Let's assume that your engineering team has been hired to design a trap to capture this new insect species that has moved into the area. Your job is to design a trap that will effectively capture this insect species alive so that it can be studied. To design a trap that will be effective in capturing the insect, you need some background information about the insect and where the trap must be located.
Now ask me some questions to learn more information that can help you design an insect trap that works. (See the Procedure and Assessment sections insect characteristics.)
Vocabulary/Definitions (Return to Contents)
Procedure (Return to Contents)
Before the Activity
Encourage students to ask you questions about the insect so they learn more information to help them build a trap that works. Provide answers based on the materials provided. This inquiry aspect is important. Example student questions:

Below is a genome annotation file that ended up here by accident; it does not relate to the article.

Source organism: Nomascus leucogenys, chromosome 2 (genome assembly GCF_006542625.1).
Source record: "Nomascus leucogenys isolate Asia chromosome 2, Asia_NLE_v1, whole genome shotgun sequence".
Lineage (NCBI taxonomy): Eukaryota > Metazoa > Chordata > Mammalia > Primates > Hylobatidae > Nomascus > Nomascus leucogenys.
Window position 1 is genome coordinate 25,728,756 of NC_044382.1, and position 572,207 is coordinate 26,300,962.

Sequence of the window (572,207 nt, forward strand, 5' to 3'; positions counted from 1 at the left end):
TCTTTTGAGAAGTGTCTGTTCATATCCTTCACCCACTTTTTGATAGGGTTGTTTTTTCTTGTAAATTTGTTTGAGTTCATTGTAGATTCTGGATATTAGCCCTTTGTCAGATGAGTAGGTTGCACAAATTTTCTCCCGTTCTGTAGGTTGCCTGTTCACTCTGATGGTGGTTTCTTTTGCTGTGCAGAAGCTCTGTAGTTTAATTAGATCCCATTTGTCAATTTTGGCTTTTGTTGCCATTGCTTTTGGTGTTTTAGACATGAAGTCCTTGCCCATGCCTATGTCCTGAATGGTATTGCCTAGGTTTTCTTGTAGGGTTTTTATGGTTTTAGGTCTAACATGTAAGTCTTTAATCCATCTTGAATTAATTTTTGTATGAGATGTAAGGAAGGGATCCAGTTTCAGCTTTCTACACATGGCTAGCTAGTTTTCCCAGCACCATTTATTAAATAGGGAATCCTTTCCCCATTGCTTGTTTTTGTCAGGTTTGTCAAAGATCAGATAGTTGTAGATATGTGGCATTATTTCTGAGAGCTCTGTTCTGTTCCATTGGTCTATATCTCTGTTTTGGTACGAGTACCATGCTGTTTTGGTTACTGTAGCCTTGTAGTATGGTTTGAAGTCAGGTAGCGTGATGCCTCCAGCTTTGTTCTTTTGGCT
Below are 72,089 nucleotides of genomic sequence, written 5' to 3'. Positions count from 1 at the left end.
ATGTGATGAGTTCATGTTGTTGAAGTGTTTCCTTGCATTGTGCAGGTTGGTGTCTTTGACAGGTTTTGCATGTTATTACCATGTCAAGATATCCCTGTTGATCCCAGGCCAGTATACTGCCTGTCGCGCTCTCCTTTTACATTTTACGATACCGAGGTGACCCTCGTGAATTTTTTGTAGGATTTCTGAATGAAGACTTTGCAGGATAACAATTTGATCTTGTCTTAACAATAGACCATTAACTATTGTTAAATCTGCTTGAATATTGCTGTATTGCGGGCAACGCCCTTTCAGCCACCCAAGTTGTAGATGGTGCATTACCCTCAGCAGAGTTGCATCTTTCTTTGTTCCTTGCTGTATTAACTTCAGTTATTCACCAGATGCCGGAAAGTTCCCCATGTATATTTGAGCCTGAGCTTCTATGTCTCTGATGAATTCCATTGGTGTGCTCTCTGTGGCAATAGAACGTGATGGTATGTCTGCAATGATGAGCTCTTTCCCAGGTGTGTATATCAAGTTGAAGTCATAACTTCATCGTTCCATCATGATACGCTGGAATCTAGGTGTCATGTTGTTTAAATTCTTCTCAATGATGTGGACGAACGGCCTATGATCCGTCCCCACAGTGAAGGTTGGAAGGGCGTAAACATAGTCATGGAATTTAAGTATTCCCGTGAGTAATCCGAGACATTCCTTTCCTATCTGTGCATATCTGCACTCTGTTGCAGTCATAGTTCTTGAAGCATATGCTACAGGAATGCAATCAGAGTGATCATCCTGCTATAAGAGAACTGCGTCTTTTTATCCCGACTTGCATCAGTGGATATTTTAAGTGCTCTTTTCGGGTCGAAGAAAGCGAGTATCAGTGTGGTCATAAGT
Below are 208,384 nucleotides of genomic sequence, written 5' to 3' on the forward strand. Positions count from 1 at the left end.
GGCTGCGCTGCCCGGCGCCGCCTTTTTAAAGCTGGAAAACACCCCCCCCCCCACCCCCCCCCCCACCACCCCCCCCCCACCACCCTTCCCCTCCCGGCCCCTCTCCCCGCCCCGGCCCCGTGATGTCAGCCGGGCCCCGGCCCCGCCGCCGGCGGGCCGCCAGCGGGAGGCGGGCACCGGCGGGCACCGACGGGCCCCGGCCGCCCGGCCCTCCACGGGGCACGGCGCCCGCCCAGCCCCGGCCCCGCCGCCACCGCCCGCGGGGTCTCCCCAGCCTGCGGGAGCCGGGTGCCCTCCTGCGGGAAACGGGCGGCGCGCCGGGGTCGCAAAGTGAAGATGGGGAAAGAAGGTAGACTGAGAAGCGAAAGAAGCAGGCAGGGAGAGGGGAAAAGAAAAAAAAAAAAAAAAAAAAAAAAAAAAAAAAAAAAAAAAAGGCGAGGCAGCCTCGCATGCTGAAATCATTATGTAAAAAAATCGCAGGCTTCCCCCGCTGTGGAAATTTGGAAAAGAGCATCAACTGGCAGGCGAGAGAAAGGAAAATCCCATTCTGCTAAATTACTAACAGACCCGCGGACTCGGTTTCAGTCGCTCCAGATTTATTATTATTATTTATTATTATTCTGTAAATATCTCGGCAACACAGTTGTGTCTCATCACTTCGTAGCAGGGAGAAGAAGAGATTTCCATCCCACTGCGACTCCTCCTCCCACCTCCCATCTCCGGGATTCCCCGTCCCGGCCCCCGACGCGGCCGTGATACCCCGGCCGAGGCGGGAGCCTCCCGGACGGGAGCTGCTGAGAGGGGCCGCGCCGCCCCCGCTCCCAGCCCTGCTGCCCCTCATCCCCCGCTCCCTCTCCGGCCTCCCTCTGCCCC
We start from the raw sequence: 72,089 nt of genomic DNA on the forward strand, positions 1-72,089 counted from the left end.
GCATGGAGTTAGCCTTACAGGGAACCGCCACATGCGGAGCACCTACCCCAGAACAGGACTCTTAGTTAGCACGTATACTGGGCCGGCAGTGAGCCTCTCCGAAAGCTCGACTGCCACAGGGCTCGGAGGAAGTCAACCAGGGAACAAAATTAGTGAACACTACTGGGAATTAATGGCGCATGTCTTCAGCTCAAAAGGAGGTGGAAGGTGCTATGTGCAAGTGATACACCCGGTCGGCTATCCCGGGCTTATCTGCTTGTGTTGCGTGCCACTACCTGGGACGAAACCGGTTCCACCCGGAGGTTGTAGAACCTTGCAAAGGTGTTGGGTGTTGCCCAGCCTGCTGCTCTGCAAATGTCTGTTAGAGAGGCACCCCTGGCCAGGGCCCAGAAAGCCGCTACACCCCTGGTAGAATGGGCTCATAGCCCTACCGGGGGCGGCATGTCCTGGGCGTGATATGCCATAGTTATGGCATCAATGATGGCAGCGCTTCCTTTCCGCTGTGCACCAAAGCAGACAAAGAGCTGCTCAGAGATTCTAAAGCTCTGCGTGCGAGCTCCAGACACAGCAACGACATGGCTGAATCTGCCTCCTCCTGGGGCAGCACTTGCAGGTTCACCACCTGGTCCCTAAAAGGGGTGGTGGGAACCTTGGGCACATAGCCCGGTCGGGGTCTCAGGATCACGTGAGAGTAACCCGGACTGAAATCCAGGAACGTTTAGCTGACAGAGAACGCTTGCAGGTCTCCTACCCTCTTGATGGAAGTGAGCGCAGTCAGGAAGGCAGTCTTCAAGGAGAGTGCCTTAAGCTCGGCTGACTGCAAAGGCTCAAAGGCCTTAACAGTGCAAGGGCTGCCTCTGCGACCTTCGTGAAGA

With the Students
A. Brainstorm ideas
B. Plan/Design your trap.
C. Build the trap.
D. Communicate the trap design to the class.
Safety Issues (Return to Contents)
Troubleshooting Tips (Return to Contents)
Advise students to design the trap by making a drawing first. Then, they should get started on making the trap.
Make certain that the final dimensions are no larger than 12 in by 12 in. Engineers are often given space constraints when only so much room is available in which to implement a design.
The insect described in this activity is chosen by the teacher. Thus, if desired, the teacher can modify the description to match a more specific insect.
Investigating Questions (Return to Contents)
Assessment (Return to Contents)